Water is the very essence of life. It sustains every living being on this planet and without it, there would be nothing. Literally. In her film FLOW: For Love Of Water, director Irena Salina sounds the alarm: our life- giving water is a resource in peril across the planet. The film highlights the local intimacies of a global crisis: African struggle plumbers reconnecting shanty town water pipes under cover of darkness to ensure a communityWritten by
Jean Luc-Touly - Former 30 Year Accountant Vivendi & Veolia Corp.:
70% of water worldwide is used by agriculture. 20% is used by industry. 10% by us. So it's because of agricultural and industrial users, that we need more and more water to grow things that should not grow in these places. And sure enough, to grow all of this, you need a lot of pesticides and chemicals. And sure enough, all those chemicals with water, in the earth... it's not a good marriage.
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I saw a screening of FLOW at AFI Dallas, and it's one of the best documentaries (perhaps even THE best) I've ever seen.
The film covers a lot of ground. In fact, Salina probably could have made a series of films from her research. But instead she's managed to condense it down to a very watchable hour and a half. As she said in a Q&A after the screening, she realized during her research that although there is a wide range of water problems spread all across the globe, they are all connected, and it's important to look at the big picture. And from the viewer's perspective it's also interesting to see the connections between water problems in communities in India or Bolivia where privatization is putting poor communities in serious danger and communities in Michigan where Nestle is stealing water from the aquifers without paying a penny.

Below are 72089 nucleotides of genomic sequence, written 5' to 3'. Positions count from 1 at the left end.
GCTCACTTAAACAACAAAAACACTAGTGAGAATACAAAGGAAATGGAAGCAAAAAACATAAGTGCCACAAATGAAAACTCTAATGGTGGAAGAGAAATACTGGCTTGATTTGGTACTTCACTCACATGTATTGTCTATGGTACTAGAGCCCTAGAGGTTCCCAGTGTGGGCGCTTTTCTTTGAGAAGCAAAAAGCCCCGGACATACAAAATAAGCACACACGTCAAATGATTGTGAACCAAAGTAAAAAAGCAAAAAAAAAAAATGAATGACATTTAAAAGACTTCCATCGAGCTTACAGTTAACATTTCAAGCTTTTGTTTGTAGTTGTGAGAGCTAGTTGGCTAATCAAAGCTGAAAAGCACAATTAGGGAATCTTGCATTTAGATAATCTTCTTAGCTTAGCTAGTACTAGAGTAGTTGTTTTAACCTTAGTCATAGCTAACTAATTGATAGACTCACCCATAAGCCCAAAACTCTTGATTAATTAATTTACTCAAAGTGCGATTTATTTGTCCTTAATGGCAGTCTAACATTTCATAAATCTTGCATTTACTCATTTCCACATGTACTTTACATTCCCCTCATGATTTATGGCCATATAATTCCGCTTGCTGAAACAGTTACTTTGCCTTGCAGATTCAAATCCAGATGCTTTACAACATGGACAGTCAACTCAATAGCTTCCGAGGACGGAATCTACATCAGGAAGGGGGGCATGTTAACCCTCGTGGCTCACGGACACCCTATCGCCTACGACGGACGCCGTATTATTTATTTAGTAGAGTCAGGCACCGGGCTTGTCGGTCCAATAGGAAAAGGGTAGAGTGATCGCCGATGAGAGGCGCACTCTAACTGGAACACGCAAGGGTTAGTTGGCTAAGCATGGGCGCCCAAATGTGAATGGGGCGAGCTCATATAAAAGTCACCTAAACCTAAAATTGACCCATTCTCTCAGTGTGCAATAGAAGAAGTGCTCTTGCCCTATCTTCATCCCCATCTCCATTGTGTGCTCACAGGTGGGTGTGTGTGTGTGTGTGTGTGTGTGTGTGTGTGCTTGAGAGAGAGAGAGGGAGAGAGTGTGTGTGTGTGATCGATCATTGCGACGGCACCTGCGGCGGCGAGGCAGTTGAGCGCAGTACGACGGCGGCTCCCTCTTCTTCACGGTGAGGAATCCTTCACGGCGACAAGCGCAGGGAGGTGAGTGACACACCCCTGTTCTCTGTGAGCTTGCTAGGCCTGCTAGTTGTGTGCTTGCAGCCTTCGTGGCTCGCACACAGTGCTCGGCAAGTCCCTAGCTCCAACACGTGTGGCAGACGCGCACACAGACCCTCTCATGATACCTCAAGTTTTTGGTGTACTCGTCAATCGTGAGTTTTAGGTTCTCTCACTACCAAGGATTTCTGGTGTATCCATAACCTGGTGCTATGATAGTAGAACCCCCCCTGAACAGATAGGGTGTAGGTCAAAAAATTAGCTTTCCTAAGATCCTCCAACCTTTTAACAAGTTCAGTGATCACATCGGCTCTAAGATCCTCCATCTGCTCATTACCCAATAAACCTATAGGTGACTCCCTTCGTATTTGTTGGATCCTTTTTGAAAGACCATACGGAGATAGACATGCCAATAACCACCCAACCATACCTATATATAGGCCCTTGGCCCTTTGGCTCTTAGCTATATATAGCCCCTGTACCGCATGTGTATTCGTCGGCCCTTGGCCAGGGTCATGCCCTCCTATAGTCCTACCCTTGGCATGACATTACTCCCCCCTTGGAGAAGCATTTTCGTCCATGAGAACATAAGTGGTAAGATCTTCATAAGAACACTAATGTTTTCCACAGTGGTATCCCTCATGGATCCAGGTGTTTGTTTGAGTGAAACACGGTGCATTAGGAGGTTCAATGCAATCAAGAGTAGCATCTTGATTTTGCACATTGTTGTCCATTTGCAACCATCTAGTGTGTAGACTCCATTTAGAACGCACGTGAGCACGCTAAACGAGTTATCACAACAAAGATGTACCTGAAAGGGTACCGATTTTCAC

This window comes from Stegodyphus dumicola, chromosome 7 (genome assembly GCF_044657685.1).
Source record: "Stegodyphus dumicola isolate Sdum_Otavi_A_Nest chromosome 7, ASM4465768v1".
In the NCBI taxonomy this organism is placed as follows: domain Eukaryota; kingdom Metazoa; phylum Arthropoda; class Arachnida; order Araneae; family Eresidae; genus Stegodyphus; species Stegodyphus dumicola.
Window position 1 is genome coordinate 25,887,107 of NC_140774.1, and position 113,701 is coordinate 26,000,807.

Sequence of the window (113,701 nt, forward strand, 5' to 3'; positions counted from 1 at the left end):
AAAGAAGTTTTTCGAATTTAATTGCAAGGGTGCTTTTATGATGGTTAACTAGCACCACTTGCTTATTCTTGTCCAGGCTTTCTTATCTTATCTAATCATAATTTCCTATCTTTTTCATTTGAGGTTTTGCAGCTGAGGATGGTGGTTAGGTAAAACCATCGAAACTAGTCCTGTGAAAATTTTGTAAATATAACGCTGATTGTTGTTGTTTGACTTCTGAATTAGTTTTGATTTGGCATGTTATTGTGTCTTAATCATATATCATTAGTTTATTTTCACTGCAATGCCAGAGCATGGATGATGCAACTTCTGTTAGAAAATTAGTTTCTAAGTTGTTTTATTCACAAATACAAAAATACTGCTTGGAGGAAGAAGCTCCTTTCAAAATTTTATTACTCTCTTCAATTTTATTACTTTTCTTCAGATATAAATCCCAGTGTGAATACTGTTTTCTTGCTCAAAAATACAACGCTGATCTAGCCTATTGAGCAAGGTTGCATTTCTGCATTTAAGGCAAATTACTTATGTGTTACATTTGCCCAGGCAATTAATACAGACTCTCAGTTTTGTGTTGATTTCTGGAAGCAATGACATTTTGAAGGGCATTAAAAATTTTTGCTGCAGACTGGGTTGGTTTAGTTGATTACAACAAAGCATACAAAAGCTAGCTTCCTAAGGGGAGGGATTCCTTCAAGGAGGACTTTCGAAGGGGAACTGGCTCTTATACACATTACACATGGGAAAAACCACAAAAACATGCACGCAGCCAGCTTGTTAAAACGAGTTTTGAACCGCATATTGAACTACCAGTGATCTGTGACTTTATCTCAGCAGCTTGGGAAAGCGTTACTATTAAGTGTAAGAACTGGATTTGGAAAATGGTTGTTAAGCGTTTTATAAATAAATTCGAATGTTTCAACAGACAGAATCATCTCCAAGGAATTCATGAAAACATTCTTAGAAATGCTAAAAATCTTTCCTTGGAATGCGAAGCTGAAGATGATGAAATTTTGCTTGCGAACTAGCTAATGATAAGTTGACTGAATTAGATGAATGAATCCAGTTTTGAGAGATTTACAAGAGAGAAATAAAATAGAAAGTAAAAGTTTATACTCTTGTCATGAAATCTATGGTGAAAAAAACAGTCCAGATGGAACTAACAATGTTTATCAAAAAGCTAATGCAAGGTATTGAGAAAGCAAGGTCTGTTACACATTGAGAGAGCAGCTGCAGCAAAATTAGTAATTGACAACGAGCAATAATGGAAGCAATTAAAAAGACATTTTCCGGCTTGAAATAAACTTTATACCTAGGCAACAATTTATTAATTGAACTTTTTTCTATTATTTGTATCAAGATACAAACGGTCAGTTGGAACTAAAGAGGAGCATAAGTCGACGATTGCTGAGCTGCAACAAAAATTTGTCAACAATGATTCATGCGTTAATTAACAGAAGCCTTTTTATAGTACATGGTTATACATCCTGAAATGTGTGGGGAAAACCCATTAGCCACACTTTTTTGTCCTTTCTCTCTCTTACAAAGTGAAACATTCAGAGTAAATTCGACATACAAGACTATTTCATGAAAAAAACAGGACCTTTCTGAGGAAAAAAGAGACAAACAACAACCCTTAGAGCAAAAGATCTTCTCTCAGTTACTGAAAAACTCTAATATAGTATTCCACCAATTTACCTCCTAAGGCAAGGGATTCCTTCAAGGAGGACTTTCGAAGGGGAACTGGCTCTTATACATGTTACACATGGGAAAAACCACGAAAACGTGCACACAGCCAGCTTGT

And, like any good documentary, this one doesn't stop just after presenting a problem; it also talks about how communities are fighting back, providing inspiration for viewers to take a stand as well. This film should be required viewing.
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